Last night, at least two bidders were examining the possibility of mounting a bid for all or part of Lehman. Bank of America, the US lender, has teamed up with JC Flowers & Co, the financial investor, and China Investment Co, China's sovereign wealth fund, to consider a bid. Barclays, the UK bank, was also interested.
The outcome of the discussions is crucial to Lehman as the bank attempts to restore the confidence of counterparties and creditors and to prevent Moody's and Standard & Poor's, the ratings agencies, from cutting its credit rating. However, it is far from clear on what terms Lehman is able to agree a deal - if at all.
People close to the discussions said Lehman's $33bn portfolio of commercial real estate could prove a stumbling block for any deal. Potential buyers could be deterred by fears of further writedowns on the assets, which in turn would depress the value of Lehman's other businesses.

During the conference call that followed Lehman's third-quarter results this week, its executives said the current writedowns of the assets were accurate.
They said Lehman had "stress-tested" its valuations and concluded that only a major collapse in property prices would force a revision.
The book is marked at about 85 cents on the dollar, while its stakes in real estate investment firms Archstone and SunCal are carried at something less than 75 cents on the dollar.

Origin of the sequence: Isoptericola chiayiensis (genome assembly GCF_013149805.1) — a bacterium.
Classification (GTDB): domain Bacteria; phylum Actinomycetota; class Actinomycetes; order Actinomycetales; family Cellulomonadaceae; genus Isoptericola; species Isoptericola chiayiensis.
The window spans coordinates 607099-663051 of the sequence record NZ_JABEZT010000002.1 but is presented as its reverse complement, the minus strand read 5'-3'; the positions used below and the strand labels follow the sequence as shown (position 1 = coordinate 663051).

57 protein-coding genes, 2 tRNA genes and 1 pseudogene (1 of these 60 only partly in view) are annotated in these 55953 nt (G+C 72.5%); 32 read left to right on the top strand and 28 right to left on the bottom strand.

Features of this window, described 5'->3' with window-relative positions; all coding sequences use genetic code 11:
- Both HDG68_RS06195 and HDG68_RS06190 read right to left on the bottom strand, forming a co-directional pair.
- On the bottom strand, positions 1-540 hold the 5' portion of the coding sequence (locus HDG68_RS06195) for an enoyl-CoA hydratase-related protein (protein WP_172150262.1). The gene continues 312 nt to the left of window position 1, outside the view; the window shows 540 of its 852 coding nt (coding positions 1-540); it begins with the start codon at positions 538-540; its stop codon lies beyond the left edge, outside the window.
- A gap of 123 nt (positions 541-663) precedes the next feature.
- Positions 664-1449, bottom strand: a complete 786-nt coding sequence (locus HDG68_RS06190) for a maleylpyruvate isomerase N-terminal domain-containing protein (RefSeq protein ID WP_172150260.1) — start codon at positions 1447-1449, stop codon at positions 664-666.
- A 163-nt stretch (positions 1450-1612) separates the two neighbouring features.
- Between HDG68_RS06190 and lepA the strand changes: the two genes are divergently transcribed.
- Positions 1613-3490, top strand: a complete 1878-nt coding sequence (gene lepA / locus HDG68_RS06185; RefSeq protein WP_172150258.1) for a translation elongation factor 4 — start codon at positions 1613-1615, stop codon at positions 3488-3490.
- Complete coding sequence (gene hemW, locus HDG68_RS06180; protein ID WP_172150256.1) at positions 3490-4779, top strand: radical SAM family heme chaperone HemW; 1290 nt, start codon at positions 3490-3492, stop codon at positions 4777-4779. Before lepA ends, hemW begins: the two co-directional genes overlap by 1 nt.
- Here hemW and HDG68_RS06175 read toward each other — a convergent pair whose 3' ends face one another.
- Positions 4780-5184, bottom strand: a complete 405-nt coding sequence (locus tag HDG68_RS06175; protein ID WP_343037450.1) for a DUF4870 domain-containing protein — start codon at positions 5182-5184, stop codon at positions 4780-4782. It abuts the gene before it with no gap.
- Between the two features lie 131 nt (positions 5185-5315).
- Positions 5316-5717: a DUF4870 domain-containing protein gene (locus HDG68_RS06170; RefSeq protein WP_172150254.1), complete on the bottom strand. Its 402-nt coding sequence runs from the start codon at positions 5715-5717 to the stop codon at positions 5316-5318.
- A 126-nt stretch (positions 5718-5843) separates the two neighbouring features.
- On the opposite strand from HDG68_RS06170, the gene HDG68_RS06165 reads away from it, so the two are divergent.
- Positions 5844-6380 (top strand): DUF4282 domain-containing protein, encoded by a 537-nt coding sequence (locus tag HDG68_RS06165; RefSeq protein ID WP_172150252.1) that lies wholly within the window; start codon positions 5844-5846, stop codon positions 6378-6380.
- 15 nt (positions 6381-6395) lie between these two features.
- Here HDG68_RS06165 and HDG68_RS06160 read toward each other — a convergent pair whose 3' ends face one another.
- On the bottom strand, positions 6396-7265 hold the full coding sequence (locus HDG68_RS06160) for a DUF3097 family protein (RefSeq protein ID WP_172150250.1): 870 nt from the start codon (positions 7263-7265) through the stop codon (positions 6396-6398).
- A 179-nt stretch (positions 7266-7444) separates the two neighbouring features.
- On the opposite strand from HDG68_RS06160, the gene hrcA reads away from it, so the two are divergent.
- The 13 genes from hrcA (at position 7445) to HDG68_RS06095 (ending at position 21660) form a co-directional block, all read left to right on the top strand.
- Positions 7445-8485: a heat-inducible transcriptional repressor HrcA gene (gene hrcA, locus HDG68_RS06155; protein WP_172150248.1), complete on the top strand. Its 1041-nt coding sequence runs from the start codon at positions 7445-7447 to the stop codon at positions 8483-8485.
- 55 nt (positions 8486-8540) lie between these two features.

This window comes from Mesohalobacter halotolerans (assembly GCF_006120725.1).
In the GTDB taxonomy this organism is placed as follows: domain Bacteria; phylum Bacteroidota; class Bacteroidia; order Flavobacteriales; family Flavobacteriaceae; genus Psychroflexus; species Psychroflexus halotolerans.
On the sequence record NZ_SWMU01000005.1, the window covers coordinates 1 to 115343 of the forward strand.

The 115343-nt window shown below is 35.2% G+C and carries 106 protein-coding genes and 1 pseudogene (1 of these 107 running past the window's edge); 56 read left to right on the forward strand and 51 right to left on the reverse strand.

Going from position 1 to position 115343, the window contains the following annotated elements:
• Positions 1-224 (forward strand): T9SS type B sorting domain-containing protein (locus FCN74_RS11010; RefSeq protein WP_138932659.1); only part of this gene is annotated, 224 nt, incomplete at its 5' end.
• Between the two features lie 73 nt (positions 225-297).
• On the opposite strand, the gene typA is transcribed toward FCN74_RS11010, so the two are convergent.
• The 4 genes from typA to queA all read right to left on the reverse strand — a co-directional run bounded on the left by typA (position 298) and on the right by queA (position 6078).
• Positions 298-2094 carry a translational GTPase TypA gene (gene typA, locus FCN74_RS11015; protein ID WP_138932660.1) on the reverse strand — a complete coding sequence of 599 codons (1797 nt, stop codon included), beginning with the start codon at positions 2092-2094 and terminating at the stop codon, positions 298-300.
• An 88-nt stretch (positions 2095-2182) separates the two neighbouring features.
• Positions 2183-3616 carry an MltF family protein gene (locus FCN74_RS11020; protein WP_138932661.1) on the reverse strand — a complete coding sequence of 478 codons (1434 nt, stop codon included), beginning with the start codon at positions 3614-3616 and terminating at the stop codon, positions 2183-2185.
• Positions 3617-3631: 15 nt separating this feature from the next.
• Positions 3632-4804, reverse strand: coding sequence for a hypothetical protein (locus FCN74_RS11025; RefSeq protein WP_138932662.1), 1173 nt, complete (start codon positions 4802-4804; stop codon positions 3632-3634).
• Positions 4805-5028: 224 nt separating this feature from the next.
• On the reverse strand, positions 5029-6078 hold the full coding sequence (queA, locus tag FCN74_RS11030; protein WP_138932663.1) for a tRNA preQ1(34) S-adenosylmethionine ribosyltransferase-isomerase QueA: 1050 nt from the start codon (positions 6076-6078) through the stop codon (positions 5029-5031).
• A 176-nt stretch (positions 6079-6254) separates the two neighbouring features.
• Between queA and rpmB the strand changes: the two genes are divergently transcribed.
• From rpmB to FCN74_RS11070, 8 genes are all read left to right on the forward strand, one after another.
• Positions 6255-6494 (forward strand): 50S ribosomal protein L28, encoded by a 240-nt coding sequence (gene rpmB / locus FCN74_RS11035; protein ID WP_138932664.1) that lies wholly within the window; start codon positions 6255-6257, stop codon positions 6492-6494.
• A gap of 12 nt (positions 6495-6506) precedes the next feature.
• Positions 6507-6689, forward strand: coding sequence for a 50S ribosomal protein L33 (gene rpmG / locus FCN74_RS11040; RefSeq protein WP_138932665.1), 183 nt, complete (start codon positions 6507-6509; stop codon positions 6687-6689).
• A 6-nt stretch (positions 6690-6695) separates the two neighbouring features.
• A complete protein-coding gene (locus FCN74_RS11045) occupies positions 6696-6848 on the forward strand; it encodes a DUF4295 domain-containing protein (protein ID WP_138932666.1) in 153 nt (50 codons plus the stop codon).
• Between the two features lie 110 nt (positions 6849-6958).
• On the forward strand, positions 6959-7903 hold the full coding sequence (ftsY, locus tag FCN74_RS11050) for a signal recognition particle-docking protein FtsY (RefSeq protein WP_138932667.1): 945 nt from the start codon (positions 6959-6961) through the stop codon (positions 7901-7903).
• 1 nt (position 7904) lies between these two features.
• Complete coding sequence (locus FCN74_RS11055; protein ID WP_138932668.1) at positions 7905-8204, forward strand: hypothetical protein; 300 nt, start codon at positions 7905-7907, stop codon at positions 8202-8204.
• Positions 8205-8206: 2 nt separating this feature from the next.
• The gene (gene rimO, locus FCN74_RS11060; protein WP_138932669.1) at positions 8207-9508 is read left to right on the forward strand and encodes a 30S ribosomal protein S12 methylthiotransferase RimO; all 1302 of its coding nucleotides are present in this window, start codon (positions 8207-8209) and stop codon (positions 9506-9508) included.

However, those reassurances were questioned by several analysts, who argued that the properties could suffer further falls as the US real estate markets worsened. Potential buyers harbour similar concerns, according to people close to the discussions.

For Lehman's nearly 26,000 employees, the weekend discussions mark the end of a stunning collapse of confidence in the 158-year- old investment bank.
Throughout its recent history, Lehman bankers have praised the bank's cohesive culture and basked in its reputation as a smart, scrappy underdog that was consistently able to defy the odds by outwitting larger rivals.
In 1998, Lehman fought back after Russia's default and the collapse of Long-Term Capital Management, the hedge fund, left the bank nursing heavy losses.
Following the terrorist attacks on the World Trade Center in September 2001, Lehman was forced to evacuate its offices in downtown Manhattan and relocate to a hotel.

Rivals predicted the bank would soon have to sell out to a larger, better-capitalised rival. But Lehman not only survived but thrived as the boom in the credit markets boosted its core fixed-income business.